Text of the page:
Employees must complete all 14 modules on their own time within 3 years of entry into the program. This averages out to completion of about one module every 3 months.

Work Requirements
In addition to the modules, employees in the program also must complete 500 hours each of mechanical and electrical work tasks. The hours are measured and documented by internal work orders tracked by the utility’s computerized maintenance management system.

Existing mechanics were automatically credited with the mechanical task requirement but would have to complete 500 hours of electrical work tasks. Similarly, existing EI technicians were credited with electrical work tasks but had to complete 500 hours of mechanical work tasks.

To complete such tasks effectively, as well as for safety reasons, mechanics and EI technicians had to help each other and look over each other’s shoulders while needed work tasks were performed.

New hires must complete 500 hours of each type of task while being monitored by more experienced personnel.

Correspondence Course
Also within 3 years of hire or starting the program, all existing and new hires would have to successfully complete a basic water distribution, sewer collection, or wastewater plant operations correspondence course as offered by the Operator Training Committee of Ohio.

Upon successful completion of all 14 training modules, completing all required mechanic and electrical work tasks, and passing an appropriate correspondence course, the employee would receive a lump-sum payment and be moved into a higher pay scale.

Training Begins

Between Oct. 29 and Dec. 1, 2008, existing personnel had to decide whether to pursue the new job classification. Of the 15 eligible mechanics and technicians, two chose to opt into the program. New hires who began working in January 2009 immediately began work as an EMT.

With recent regional job layoffs in the automotive manufacturing and support industries, MCWS believes attracting employees with the skill sets needed to perform well as an EMT should be easy. MCWS also believes that creating the EMT position will further improve cost-control measures already adopted.

Dale E. Kocarek is a project manager at Stantec Consulting Inc. (Columbus, Ohio), and Mark J. Livengood is the water reclamation services superintendent at Montgomery County Water Services (Kettering, Ohio).

MCWS Training Modules for Electromechanical Maintenance Technician

Reading blueprintsMachine drawings, hydraulic and pneumatic drawings, piping and plumbing, electrical and HVAC drawings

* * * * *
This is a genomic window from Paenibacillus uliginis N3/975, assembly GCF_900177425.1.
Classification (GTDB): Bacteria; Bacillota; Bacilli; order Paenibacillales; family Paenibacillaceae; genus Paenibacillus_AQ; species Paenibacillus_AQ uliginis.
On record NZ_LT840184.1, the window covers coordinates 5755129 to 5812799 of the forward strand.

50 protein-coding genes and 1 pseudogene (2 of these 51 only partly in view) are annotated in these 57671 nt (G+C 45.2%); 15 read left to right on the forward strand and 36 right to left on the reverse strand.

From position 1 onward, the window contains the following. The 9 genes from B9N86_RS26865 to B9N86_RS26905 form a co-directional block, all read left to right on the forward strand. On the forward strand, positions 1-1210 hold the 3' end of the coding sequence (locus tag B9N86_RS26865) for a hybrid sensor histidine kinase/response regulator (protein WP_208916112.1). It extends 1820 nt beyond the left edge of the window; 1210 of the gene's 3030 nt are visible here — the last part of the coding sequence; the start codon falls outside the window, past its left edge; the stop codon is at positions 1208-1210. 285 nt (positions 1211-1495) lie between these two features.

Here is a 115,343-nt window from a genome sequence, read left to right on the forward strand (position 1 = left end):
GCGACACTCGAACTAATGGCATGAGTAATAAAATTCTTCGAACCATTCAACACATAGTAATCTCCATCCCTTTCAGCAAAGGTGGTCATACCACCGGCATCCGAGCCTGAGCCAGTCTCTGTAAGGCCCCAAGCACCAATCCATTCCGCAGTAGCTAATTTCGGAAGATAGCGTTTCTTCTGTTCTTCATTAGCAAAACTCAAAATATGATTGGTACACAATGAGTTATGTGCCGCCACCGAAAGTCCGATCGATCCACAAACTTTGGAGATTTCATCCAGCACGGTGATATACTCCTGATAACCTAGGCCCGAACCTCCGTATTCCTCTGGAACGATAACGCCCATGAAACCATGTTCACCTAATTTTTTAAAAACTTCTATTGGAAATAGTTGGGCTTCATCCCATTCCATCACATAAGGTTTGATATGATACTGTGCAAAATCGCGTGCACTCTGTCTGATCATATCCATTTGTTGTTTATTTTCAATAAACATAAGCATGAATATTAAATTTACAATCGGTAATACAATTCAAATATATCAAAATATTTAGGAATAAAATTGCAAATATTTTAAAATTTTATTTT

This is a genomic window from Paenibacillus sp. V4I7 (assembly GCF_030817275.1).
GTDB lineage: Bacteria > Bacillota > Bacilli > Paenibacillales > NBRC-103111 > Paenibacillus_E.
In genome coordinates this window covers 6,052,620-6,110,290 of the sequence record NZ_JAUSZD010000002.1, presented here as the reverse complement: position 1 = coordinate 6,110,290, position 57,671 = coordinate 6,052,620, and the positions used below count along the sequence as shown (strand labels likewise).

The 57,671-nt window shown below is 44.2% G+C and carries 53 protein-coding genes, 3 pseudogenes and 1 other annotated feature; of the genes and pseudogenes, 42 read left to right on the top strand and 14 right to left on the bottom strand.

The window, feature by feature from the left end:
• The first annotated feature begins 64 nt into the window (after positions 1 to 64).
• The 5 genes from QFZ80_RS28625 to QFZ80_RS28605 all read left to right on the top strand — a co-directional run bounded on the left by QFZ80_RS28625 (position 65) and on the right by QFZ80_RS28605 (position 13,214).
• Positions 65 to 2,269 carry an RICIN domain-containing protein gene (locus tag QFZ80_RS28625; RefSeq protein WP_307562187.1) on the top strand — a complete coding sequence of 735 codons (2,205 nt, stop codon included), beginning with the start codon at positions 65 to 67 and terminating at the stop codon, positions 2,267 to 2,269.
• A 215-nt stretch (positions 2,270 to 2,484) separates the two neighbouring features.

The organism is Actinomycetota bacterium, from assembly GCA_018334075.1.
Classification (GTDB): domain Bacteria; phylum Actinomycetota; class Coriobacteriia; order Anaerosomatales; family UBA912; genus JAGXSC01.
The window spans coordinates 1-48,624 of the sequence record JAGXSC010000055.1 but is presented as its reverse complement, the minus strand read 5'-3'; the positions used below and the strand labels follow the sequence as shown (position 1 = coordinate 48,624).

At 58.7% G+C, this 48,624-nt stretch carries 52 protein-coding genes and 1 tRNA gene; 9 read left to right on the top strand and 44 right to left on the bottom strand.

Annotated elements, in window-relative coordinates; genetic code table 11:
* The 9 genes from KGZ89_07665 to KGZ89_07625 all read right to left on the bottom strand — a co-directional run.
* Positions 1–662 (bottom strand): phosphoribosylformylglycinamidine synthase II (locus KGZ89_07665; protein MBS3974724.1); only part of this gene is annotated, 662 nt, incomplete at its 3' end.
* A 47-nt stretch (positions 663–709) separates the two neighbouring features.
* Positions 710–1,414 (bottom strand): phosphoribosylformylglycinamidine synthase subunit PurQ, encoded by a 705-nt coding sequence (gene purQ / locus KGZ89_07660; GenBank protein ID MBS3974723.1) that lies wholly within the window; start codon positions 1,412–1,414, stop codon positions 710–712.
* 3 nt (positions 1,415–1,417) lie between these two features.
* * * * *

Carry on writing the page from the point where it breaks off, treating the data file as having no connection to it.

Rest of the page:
Reading schematics and symbolsElectrical, piping, hydraulic, pneumatic, welding, and HVAC symbols
Basic electricity and electronicsStatic and current electricity; magnetism; current, resistance, and potential difference; DC and AC circuits
Transformers and AC circuitsPrinciples of AC current, three-phase circuits, principles of transformers
Electrical safety and protectionElectrical hazards, safety equipment and procedures, ground faults and short-circuits
Three-phase systemsThree-phase motors, motor starters, power distribution systems
Air-conditioning control equipmentMotor starters, switches, and controls; control relays; motor control centers
Electrical troubleshootingUsing schematics and drawings to troubleshoot; troubleshooting devices, motors, and lighting systems
Basic mechanicsForces and motion, fluid mechanics, measurement tools and instruments, safe use of tools
Lubricants and lubricationCharacteristics of lubricants and additives, bearing lubrication, special-purpose lubricants
BearingsBearings and shafts, antifriction and roller bearings, bearing seals and lubrication
PumpsPump hydraulics; centrifugal, propeller, and turbine pumps; metering pumps; packing and seals
Bearings and shaft sealsRemoving and replacing bearings, linear motion bearings and shafts
Pump installation and maintenanceMaintaining packings and seals, maintaining centrifugal and rotary pumps
HVAC = heating, ventilation, and air conditioning.

©2009 Water Environment Federation. All rights reserved.

HVAC = heating, ventilation, and air conditioning.©2009 Water Environment Federation. All rights reserved.